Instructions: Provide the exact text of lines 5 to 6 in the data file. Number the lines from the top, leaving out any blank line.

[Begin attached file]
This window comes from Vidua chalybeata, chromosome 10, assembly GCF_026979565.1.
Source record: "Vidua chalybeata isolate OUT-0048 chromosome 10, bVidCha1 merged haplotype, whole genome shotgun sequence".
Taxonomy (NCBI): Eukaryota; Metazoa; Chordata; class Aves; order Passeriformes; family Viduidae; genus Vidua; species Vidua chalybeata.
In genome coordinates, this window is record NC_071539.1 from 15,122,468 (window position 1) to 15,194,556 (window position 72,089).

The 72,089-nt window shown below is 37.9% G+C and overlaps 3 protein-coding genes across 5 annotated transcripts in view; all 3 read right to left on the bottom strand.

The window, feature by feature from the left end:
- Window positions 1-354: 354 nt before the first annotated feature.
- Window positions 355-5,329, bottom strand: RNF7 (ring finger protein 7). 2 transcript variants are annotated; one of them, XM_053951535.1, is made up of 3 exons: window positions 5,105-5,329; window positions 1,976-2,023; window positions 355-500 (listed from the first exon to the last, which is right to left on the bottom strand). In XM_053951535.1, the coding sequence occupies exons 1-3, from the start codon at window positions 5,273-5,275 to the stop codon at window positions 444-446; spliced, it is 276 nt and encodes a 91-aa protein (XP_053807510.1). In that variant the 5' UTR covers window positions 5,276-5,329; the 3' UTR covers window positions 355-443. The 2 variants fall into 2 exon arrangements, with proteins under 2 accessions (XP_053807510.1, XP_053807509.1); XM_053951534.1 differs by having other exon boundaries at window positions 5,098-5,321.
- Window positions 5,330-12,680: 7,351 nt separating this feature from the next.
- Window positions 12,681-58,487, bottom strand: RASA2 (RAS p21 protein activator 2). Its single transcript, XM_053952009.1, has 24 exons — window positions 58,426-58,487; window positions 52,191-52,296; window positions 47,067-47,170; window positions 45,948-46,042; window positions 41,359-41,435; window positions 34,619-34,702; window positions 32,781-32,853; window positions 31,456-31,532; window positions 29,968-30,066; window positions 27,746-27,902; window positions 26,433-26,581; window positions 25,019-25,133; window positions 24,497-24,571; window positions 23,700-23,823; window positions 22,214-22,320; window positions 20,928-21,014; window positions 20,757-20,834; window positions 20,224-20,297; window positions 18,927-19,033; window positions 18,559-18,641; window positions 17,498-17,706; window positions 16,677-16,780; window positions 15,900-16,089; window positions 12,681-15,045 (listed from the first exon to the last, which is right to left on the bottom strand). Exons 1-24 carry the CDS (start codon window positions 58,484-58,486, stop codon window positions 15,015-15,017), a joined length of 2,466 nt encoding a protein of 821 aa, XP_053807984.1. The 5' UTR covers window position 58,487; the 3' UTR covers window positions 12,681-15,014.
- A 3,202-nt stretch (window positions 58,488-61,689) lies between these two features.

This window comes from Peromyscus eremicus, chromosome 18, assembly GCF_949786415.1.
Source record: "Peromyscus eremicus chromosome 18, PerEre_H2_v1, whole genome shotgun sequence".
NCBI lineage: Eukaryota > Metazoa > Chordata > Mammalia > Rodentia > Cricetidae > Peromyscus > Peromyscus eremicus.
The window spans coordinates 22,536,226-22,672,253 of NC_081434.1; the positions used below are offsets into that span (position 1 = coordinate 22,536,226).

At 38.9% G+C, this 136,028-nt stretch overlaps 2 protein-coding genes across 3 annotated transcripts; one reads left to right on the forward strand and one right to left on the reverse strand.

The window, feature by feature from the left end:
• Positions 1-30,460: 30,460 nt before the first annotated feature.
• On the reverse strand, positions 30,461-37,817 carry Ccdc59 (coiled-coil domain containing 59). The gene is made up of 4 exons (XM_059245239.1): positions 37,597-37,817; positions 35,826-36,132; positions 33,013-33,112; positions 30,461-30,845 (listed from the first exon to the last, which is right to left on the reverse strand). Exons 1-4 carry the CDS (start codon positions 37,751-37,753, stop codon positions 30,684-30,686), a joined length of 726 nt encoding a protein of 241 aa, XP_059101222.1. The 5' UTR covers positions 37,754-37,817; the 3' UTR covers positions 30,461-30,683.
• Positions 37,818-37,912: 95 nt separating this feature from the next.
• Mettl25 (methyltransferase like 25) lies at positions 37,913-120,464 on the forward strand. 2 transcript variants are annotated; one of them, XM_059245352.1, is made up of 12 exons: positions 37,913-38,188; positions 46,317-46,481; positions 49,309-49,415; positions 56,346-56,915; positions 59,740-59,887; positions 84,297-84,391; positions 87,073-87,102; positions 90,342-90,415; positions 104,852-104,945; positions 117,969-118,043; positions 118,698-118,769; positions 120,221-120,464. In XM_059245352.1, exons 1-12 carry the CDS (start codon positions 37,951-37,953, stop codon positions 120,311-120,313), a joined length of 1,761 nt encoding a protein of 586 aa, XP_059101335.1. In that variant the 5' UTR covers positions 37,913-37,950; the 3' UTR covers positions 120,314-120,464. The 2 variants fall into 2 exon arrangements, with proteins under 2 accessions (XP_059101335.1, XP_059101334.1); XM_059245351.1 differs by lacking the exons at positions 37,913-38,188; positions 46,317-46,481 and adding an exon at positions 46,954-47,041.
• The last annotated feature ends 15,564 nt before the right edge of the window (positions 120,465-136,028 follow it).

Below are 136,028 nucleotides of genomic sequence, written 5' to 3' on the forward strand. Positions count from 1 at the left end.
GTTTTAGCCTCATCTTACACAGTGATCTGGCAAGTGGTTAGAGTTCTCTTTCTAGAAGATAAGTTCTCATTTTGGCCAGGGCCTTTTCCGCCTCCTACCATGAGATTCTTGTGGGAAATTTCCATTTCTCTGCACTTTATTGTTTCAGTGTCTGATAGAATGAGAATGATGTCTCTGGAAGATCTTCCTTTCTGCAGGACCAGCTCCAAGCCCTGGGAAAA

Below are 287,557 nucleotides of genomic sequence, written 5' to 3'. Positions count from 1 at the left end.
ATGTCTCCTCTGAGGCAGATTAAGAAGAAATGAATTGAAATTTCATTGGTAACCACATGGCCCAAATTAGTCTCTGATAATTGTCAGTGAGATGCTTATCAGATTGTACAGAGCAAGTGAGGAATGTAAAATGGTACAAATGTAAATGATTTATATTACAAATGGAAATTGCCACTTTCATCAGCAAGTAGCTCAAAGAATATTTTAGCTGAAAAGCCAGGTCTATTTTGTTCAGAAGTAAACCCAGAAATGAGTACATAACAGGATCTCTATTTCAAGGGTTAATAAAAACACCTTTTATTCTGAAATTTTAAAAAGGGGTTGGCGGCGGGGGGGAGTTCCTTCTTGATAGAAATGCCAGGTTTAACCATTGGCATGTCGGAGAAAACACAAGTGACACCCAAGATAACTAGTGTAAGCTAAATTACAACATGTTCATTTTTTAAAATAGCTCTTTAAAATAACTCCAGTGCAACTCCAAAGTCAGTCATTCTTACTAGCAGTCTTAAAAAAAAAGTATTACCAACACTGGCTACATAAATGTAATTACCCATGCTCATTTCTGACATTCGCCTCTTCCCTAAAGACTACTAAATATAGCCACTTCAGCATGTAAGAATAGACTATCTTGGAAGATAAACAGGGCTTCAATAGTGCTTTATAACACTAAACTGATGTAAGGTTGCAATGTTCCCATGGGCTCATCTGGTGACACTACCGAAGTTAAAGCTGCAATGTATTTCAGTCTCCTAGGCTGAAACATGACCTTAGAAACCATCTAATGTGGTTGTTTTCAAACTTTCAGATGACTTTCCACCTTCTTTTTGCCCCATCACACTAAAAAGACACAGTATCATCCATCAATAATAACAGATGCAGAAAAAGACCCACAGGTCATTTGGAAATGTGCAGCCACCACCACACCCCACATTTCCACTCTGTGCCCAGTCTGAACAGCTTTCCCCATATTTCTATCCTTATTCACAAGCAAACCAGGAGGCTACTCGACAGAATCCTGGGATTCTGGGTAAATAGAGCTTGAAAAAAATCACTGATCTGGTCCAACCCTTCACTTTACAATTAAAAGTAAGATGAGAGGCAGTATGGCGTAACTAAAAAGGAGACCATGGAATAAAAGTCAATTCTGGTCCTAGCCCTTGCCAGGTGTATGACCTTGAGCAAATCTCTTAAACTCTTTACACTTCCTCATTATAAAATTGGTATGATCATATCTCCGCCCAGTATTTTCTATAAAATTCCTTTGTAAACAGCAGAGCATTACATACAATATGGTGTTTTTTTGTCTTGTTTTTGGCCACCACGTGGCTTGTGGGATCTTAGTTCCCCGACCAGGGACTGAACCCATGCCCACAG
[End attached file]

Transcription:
The 72,089-nt window shown below is 37.9% G+C and overlaps 3 protein-coding genes across 5 annotated transcripts in view; all 3 read right to left on the bottom strand.

The window, feature by feature from the left end: